Scientists are about to eat radishes grown in Martian soil
Pack your bags, because it looks like we are a step closer to making colonizing Mars a reality: researchers at the Netherlands’ Wageningen University have grown vegetables in nutrient-poor soil designed to closely mimic that of the moon and Mars. Looks like we weren’t the only ones intrigued by the possibilities in The Martian!
And it worked! Just look at these radishes:
Radishes, first harvested
“We had crops and harvested them, tomatoes, rye grains, radish, rocket, cress, but did not taste them yet,” lead researcher Wieger Wamelink told Gizmodo earlier this year when they first started growing the plants. “First we have to make sure that it is safe to eat them because of the heavy metals that are present in the soils and may end up in the plants.”
Well, the test results are in, and pull up a fork: The peas, tomatoes, rye, and radishes, all had heavy metal concentrations within normal levels. In fact, the peas and tomatoes actually tested at lower levels than their Earth cousins.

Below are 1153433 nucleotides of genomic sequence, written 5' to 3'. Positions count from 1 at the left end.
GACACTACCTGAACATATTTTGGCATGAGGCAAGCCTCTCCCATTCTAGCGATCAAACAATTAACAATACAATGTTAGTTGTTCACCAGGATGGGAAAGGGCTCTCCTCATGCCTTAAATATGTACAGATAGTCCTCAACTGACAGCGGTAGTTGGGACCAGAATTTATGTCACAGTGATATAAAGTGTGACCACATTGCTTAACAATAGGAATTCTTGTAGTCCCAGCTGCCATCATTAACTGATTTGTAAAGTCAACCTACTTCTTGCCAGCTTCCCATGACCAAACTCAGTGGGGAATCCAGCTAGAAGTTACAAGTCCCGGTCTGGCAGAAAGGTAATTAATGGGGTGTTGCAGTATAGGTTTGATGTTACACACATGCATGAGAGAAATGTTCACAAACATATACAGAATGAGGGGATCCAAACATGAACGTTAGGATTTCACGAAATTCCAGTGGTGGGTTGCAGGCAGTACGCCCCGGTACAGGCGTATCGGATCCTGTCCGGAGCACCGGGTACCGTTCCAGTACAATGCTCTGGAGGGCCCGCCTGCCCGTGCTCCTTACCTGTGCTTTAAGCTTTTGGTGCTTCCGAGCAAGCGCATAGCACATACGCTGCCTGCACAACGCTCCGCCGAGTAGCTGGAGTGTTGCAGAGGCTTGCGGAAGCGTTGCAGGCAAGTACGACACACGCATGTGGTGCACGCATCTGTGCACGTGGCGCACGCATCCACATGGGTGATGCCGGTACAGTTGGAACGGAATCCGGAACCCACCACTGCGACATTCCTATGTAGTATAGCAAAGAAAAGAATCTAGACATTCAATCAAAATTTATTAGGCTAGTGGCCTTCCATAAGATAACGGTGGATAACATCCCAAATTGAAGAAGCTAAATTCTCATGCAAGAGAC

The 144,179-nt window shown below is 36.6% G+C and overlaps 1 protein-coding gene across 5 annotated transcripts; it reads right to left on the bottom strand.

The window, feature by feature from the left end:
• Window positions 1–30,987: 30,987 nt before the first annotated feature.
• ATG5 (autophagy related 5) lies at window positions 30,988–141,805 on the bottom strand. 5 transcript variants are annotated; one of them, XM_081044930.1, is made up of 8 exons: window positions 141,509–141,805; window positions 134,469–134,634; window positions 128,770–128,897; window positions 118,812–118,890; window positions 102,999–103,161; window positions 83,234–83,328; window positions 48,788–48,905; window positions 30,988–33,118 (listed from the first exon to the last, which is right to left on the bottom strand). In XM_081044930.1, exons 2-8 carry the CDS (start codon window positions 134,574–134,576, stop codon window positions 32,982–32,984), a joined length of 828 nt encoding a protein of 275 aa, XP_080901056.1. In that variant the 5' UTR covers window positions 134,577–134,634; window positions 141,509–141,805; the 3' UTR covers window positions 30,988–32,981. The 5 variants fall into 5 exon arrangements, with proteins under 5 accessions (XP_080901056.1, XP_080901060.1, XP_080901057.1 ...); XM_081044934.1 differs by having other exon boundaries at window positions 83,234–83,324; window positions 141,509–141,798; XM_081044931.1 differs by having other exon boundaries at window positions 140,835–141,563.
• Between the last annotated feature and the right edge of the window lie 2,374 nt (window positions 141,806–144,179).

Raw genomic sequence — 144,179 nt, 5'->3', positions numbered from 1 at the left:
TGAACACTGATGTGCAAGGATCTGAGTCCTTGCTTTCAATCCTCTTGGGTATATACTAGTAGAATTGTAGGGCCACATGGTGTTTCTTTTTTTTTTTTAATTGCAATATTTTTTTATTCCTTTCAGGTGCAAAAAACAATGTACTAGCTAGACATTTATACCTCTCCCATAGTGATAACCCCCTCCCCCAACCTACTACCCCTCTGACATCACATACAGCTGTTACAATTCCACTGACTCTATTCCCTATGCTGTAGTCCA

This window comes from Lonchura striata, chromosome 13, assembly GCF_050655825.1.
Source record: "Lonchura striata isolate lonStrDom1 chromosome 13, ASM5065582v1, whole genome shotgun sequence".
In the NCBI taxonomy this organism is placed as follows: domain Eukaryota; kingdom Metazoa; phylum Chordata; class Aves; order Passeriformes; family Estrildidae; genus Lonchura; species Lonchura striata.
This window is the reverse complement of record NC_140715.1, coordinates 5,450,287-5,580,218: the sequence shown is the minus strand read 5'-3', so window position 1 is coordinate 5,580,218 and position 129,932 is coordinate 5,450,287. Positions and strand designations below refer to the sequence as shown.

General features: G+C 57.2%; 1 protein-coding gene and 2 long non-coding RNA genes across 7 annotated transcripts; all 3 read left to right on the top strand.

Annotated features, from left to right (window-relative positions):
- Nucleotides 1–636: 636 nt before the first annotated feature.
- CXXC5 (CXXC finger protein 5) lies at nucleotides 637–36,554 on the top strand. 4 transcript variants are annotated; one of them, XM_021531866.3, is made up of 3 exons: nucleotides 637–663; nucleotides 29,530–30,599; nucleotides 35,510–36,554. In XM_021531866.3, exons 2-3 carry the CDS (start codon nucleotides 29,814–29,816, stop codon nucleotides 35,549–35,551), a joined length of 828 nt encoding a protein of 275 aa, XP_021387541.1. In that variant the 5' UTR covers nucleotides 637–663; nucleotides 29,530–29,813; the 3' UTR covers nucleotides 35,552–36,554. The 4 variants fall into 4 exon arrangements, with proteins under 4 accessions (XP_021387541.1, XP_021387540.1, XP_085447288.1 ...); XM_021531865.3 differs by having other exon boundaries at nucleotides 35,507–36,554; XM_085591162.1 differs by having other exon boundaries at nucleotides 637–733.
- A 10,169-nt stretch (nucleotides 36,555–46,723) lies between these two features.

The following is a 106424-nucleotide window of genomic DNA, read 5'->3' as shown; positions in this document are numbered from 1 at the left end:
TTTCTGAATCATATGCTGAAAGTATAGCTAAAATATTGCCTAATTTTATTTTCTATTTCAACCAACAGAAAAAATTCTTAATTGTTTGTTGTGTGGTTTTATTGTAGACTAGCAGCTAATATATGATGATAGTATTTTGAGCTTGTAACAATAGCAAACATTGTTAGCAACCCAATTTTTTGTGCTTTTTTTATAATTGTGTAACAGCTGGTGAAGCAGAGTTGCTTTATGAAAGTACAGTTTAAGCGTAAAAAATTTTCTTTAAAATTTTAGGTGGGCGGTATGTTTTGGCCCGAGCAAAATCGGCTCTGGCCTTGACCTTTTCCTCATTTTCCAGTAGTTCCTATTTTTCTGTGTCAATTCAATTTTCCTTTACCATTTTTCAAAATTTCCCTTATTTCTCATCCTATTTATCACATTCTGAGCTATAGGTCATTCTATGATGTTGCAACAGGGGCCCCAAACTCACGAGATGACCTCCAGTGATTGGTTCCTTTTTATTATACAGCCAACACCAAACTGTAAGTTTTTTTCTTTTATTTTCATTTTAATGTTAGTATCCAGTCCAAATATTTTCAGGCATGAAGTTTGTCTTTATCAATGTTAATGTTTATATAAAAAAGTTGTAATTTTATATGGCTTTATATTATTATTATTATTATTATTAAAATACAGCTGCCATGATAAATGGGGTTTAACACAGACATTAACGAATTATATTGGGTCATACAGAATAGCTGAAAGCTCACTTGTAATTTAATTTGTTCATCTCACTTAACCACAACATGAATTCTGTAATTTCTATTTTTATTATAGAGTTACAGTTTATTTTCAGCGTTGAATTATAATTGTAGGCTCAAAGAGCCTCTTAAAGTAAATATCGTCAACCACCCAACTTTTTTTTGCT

Nonetheless, there is one other potential safety risk scientists will look for in the vegetables. As Wamelink explained in a Gizmodo follow-up:
“In principle, there could be another problem, but the chances of that are very low and we would taste it immediately. Plants may form alkaloids when they are under pressure, in high quantities they could be poisonous to us. We will check on them later, to see if any of them are in the crops, together with vitamins and flavonoids.”
They sure look safe to eat:
Cress just before harvest
Though, Wamelink notes on the Facebook page that the food grown on the moon is less-than-appetizing: “The harvest on moon soil simulant is not very good. It looks like we still have some issues with the moon soil simulant.” (That’s okay, guys, we’d rather live on Mars than the moon, anyway.)
First harvest of peas in 2016. The harvest on moon soil simulant is not very good. It looks like we still have some issues with the moon soil simulant.
Now we know that when we colonize Mars, the potential for four and five star restaurants is growing!
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